Ruth Crawford Seeger - A Composer's Search for American Music

Judith Tick
Oxford University Press
(New York) 1997

This book has gone into a paperback edition. It can be ordered from Amazon, from your local bookseller or by phone at (800) 451-7556.

tickbook.jpgWilfrid Mellers of The Musical Times (a UK publication) calls the book a "model biography" containing a "vivid account" of an "eventful life." Mr. Mellers closes his review with high praise:

"Judith Tick, author of this great book, has qualities comparable with those of its subject, being clever, perspicacious, wide-eyed and open-eared, yet also 'plain' like Ruth Crawford and Aaron Copland. The book, cool yet committed, proffers the information one needs, remains scrupulously fair in discussing divided loyalites, never proselytises, always remembers Pilate's unanswered question: 'What is truth?' It is incumbent on Oxford University Press to issue an English edition without delay: for although Crawford is a quintessentially American phenomenon, no subject could more powerfully reveal how 'America' is germane to us all." (November 1997)

Richard Dyer of the Boston Globe, calls the book the "best possible introduction to the music of Ruth Crawford Seeger." (October 31, 1997)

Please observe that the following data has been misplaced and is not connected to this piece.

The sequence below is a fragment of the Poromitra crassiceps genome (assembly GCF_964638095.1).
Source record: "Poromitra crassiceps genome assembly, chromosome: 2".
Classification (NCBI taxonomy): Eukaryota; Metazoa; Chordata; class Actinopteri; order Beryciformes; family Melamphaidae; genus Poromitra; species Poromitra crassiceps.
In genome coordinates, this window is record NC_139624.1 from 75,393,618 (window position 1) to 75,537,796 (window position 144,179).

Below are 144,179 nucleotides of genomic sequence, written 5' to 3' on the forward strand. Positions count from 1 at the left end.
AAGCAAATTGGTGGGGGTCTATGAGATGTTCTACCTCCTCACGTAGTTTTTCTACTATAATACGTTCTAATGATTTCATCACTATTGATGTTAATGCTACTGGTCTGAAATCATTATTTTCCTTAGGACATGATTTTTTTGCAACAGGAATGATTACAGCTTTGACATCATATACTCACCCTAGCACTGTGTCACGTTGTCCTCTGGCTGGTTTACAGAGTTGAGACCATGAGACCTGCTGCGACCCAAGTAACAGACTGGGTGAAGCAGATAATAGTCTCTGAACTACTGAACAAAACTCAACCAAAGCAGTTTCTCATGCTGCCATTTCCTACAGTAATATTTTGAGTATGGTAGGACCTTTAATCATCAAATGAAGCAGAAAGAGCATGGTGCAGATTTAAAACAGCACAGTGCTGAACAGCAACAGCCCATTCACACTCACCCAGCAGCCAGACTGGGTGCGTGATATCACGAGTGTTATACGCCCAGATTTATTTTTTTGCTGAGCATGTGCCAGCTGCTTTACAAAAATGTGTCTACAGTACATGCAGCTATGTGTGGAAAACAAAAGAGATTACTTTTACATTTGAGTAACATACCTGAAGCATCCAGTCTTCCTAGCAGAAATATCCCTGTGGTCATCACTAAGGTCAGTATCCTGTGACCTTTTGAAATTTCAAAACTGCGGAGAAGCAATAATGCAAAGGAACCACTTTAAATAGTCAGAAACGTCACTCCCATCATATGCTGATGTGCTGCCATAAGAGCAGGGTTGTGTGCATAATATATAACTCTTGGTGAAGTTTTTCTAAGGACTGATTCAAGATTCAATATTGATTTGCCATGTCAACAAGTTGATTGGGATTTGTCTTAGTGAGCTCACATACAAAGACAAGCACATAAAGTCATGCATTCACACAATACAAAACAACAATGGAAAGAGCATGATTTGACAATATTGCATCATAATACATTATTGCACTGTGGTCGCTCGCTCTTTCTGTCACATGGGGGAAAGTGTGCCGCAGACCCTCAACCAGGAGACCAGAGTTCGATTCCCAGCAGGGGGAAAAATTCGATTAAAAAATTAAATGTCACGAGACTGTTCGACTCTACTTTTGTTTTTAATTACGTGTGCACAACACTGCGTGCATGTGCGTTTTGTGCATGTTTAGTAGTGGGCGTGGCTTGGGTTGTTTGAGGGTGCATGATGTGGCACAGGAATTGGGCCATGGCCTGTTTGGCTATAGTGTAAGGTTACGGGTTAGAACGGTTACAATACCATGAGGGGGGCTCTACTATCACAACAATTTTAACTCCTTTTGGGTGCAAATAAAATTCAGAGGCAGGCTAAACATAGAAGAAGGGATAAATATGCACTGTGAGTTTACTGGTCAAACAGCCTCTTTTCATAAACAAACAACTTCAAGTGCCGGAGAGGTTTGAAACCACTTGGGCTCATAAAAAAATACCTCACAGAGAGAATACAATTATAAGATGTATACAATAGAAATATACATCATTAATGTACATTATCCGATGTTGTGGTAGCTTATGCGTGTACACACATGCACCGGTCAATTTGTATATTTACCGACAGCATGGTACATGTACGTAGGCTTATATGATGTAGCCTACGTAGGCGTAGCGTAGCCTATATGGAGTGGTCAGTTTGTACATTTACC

Remarks by Judith Tick:

Ruth Crawford Seeger (1901-1953) is frequently considered the most significent American female composer in this century. Joining Aaron Copland and Henry Cowell as a key member of the 1920s avant garde, she went on to study with modernist theorist and future husband, Charles Seeger, writing her masterpiece String Quartet 1931 not long after. But her legacy extends far beyond the cutting edge of modern music. Collaborating with Carl Sandburg on folk song arrangements in the twenties, and with the famous collectors, John and Alan Lomax in the 1930s, she emerged as a central figure in the American folk music revival, issuing several important books of adaptations (transcriptions and arrangements) and pioneering the use of American folk songs in children's music education. Radicalized by the Depression, she spent much of the ensuing two decades working aggressively for cultural progressivism.
- Judith Tick, author of Ruth Crawford Seeger, A Composer's Search for American Music

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